This family includes the hares, rabbits, and pikas. After discussing the species in our region, I show sign from snowshoe hare, brush rabbit, and cottontail. I have given the pika his own page.


A number of rabbit species are found across the northwestern states. The table below summarizes their characteristics.

Species Habitat Range
Pygmy rabbit
(Brachylagus idahoensis)
Dense stands of sagebrush or rabbitbrush Great basin between the Cascades and the Rockies
Brush rabbit
(Sylvilagus backmani )
Brushy areas Western Oregon
Eastern cottontail
(Sylvilagus floridans )
Brushy riparian areas, lawns Willamette valley of western Oregon north to tip of Puget Sound
Mountain cottontail
(Sylvilagus nuttalli )
Brushy riparian areas, lawns Willamette valley of western Oregon
Snowshoe hare
(Lepus americanus )
Woods or dense shrubby growth widespread in western states
Black-tailed jackrabbit
(Lepus califonucas )
Generalist Southeastern Oregon
White-tailed jackrabbit
(Lepus townsendii )
Open areas Eastern Oregon and Washington
European rabbit
(Oryctolagus cuniculus )
Open fields, brushy areas San Juan Islands
American pika
(Ochontona pinceps)
Mountain talus slopes Cascades (Califorina to BC) and Rockies

Snowshoe Hare

The snowshoe hare is a common resident in our northwest woods and his tracks can be readily seen in the deep snows of the Cascade range. This fellow is a key prey species for many forest carnivores and the primary prey for lynx.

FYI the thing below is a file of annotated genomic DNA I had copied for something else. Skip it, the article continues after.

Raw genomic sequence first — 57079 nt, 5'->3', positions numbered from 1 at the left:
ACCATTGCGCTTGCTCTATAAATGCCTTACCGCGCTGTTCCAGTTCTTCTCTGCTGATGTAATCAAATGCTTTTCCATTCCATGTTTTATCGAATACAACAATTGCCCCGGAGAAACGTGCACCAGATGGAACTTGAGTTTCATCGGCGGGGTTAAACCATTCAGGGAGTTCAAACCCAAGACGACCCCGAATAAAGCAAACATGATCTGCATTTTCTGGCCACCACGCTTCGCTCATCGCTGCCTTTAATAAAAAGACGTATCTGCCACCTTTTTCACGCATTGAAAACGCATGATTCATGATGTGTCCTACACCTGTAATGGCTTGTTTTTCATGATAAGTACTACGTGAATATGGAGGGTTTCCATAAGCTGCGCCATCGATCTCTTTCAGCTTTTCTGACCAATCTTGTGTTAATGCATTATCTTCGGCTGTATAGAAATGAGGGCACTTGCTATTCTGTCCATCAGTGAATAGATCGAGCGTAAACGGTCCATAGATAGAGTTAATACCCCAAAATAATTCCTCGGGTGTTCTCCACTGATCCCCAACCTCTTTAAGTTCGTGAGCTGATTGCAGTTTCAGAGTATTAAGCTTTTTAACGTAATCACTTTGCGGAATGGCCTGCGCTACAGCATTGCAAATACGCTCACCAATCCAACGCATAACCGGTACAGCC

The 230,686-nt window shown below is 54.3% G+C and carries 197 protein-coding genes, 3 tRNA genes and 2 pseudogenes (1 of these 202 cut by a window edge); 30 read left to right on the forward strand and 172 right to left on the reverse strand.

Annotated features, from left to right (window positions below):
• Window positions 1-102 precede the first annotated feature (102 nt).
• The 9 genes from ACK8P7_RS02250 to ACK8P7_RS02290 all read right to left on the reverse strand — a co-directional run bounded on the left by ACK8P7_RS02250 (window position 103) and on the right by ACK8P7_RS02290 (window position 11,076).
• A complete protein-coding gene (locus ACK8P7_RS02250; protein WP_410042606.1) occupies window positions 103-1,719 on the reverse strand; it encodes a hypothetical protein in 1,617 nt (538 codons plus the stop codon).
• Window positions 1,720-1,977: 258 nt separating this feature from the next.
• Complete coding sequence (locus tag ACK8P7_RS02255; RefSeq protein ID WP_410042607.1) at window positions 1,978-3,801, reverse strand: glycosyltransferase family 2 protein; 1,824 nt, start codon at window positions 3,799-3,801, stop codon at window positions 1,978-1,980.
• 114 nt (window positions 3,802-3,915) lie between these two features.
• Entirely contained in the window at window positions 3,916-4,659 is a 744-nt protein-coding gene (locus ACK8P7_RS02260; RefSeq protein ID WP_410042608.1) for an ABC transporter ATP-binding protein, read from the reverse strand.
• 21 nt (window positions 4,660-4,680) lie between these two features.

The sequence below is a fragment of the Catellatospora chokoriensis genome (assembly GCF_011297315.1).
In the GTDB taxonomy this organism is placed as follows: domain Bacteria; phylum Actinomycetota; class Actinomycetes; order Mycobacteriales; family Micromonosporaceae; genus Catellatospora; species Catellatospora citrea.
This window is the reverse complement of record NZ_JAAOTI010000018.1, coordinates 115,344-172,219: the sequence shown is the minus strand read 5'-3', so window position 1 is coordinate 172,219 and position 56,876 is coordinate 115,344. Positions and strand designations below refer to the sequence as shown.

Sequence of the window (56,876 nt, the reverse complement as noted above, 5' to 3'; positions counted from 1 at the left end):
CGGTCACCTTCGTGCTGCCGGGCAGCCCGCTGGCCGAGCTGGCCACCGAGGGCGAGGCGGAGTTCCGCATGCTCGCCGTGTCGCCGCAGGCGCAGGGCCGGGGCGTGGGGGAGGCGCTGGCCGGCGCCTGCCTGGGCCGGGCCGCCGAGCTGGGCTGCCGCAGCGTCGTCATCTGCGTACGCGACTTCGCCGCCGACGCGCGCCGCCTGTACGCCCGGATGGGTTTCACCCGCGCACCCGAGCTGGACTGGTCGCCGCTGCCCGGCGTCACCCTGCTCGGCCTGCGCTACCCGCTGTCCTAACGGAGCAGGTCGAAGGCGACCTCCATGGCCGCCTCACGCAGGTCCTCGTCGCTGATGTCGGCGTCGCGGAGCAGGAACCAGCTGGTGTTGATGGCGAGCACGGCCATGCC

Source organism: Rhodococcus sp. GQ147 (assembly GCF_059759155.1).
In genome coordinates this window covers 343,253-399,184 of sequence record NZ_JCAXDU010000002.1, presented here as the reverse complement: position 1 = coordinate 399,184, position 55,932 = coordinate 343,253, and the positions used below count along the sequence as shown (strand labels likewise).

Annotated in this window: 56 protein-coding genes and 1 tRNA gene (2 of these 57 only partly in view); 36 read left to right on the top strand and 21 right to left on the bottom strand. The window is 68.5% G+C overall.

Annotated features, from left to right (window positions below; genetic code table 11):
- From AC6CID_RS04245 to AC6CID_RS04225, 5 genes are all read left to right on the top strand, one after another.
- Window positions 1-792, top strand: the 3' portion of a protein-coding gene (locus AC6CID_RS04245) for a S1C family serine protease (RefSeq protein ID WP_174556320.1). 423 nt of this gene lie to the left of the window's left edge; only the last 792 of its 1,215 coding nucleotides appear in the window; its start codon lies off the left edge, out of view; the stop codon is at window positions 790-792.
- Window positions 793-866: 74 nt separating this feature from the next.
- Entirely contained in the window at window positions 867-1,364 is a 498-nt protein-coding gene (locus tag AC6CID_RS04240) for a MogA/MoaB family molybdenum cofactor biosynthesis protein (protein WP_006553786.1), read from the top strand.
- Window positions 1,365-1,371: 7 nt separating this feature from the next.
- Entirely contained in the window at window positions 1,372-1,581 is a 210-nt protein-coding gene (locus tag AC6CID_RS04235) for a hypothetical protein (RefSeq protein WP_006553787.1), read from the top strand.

We have found considerable evidence of snowshoe hare all over the Oregon and Washington Cascades. These photos were taken either on Mt. Hood or Lone Butte Meadows in the Gifford Pinchot forest.

Photo by Dennis Deck

Photo by Dennis Deck

Photo by Dennis Deck

Brush Rabbit

The brush rabbit is the common cottontail in the Willamette Valley. I often find their cryptic tracks along the Sandy River in Oxbow Park where the claws sink into the firm sand.

Photo by Dennis Deck

Photo by Dennis Deck

When conditions are optimal, you may get distinguishable tracks. Note the clear asymmetry of the front feet.

Usually if you look close you can find the pellets.

Photo by Dennis Deck

If you look even closer you may find evidence of feeding. Grass and other herbs may show a diagonal cut.

As with other herbivores, the brush rabbit's diet shifts as winter sets in. This photo shows basal debarking of a sapling during November by a brush rabbit along the Sandy River.

Eastern Cottontail

I watched an eastern cottontail nibble on the leaves of this aster.

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